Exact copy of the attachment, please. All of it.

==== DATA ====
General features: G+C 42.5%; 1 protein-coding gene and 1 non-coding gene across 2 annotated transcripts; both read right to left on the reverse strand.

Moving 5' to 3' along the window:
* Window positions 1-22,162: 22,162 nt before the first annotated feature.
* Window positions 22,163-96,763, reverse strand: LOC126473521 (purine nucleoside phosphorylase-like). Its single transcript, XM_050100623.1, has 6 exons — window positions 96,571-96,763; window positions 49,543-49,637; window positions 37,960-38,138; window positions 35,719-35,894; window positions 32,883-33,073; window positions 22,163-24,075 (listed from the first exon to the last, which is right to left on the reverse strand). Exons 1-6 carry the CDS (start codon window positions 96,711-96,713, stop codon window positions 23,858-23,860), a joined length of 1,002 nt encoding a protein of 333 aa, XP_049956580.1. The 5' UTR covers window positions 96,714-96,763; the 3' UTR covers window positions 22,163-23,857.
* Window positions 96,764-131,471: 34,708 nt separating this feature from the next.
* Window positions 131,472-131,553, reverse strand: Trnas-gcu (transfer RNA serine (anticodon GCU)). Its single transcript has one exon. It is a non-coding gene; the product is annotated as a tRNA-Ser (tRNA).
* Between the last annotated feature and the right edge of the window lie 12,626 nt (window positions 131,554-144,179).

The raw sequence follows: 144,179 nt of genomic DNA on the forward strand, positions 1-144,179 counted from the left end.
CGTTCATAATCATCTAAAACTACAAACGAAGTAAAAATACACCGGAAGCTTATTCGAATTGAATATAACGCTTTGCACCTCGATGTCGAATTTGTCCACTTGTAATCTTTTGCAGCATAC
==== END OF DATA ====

General features: G+C 42.5%; 1 protein-coding gene and 1 non-coding gene across 2 annotated transcripts; both read right to left on the reverse strand.

Moving 5' to 3' along the window:
* Window positions 1-22,162: 22,162 nt before the first annotated feature.
* Window positions 22,163-96,763, reverse strand: LOC126473521 (purine nucleoside phosphorylase-like). Its single transcript, XM_050100623.1, has 6 exons — window positions 96,571-96,763; window positions 49,543-49,637; window positions 37,960-38,138; window positions 35,719-35,894; window positions 32,883-33,073; window positions 22,163-24,075 (listed from the first exon to the last, which is right to left on the reverse strand). Exons 1-6 carry the CDS (start codon window positions 96,711-96,713, stop codon window positions 23,858-23,860), a joined length of 1,002 nt encoding a protein of 333 aa, XP_049956580.1. The 5' UTR covers window positions 96,714-96,763; the 3' UTR covers window positions 22,163-23,857.
* Window positions 96,764-131,471: 34,708 nt separating this feature from the next.
* Window positions 131,472-131,553, reverse strand: Trnas-gcu (transfer RNA serine (anticodon GCU)). Its single transcript has one exon. It is a non-coding gene; the product is annotated as a tRNA-Ser (tRNA).
* Between the last annotated feature and the right edge of the window lie 12,626 nt (window positions 131,554-144,179).

The raw sequence follows: 144,179 nt of genomic DNA on the forward strand, positions 1-144,179 counted from the left end.
CGTTCATAATCATCTAAAACTACAAACGAAGTAAAAATACACCGGAAGCTTATTCGAATTGAATATAACGCTTTGCACCTCGATGTCGAATTTGTCCACTTGTAATCTTTTGCAGCATAC